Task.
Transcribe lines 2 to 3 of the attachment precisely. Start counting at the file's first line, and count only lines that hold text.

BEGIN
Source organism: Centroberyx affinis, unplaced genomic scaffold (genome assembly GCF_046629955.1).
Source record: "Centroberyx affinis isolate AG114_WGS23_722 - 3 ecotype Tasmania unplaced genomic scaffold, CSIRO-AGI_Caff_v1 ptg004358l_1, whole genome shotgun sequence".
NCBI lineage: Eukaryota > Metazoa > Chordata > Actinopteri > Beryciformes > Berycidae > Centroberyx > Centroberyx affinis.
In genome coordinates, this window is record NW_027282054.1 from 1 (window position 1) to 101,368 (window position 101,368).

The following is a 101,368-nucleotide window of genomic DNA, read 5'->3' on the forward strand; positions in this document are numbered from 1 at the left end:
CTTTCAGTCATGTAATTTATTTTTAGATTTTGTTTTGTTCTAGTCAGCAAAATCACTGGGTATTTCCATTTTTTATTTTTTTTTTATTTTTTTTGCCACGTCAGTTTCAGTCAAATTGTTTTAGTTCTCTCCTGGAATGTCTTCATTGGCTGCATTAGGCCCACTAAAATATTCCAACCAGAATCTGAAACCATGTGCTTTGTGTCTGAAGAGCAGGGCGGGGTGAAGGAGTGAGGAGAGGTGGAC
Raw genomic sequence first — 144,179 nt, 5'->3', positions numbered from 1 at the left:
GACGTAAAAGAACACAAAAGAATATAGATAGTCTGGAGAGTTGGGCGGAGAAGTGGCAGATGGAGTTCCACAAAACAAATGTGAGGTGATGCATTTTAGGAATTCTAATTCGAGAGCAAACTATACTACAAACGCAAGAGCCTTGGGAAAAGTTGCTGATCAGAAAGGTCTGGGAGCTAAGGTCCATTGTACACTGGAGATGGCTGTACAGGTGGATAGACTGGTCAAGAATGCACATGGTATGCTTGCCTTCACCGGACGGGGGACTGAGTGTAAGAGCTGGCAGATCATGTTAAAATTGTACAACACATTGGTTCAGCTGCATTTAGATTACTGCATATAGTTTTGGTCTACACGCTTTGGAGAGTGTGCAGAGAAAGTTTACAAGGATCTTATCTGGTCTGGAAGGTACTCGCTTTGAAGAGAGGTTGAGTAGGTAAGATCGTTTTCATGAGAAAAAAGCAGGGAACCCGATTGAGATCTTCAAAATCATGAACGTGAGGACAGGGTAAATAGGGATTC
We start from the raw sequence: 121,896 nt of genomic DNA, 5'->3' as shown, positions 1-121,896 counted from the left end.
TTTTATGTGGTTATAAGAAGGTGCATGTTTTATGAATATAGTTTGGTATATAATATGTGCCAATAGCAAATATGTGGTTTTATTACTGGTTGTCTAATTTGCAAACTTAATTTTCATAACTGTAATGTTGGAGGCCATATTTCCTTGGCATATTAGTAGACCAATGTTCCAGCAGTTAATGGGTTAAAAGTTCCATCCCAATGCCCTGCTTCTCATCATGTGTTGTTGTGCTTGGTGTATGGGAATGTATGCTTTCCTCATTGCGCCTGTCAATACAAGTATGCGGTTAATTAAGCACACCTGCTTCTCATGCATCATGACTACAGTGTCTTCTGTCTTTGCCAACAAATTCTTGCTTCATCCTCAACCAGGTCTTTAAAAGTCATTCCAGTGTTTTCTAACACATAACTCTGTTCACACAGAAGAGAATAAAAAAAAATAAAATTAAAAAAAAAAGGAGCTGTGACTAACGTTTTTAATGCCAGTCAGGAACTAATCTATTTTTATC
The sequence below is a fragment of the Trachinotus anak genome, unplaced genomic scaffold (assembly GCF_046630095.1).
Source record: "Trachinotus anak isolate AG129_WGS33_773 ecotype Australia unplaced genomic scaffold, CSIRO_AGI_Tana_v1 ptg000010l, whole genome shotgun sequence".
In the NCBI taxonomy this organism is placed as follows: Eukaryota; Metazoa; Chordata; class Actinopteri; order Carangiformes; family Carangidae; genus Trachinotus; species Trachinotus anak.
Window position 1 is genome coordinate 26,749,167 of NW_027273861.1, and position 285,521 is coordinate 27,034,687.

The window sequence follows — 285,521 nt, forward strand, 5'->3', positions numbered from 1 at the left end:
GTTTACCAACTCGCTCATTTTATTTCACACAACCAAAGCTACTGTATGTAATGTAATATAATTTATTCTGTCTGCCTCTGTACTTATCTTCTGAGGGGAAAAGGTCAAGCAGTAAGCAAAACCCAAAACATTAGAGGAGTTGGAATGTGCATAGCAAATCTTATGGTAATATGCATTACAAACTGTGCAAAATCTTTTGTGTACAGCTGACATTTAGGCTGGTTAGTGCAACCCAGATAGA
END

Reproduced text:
Source record: "Centroberyx affinis isolate AG114_WGS23_722 - 3 ecotype Tasmania unplaced genomic scaffold, CSIRO-AGI_Caff_v1 ptg004358l_1, whole genome shotgun sequence".
NCBI lineage: Eukaryota > Metazoa > Chordata > Actinopteri > Beryciformes > Berycidae > Centroberyx > Centroberyx affinis.